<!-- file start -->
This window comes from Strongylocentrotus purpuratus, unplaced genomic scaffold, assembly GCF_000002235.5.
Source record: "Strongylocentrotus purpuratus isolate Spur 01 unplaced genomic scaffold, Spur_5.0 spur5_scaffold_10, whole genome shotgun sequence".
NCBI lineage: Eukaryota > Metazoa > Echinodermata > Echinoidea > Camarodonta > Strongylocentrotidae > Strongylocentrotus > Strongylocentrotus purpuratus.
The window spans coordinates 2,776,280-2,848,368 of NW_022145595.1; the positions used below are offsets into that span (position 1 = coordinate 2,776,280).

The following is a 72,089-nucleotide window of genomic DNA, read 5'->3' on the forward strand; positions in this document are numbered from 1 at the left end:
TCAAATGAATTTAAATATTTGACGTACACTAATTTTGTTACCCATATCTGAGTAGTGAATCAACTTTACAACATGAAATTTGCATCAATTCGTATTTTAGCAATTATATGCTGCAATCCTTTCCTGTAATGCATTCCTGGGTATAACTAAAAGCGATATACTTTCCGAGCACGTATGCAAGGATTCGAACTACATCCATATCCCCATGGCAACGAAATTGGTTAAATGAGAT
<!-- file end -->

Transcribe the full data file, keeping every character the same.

This window comes from Strongylocentrotus purpuratus, unplaced genomic scaffold, assembly GCF_000002235.5.
Source record: "Strongylocentrotus purpuratus isolate Spur 01 unplaced genomic scaffold, Spur_5.0 spur5_scaffold_10, whole genome shotgun sequence".
NCBI lineage: Eukaryota > Metazoa > Echinodermata > Echinoidea > Camarodonta > Strongylocentrotidae > Strongylocentrotus > Strongylocentrotus purpuratus.
The window spans coordinates 2,776,280-2,848,368 of NW_022145595.1; the positions used below are offsets into that span (position 1 = coordinate 2,776,280).

The following is a 72,089-nucleotide window of genomic DNA, read 5'->3' on the forward strand; positions in this document are numbered from 1 at the left end:
TCAAATGAATTTAAATATTTGACGTACACTAATTTTGTTACCCATATCTGAGTAGTGAATCAACTTTACAACATGAAATTTGCATCAATTCGTATTTTAGCAATTATATGCTGCAATCCTTTCCTGTAATGCATTCCTGGGTATAACTAAAAGCGATATACTTTCCGAGCACGTATGCAAGGATTCGAACTACATCCATATCCCCATGGCAACGAAATTGGTTAAATGAGAT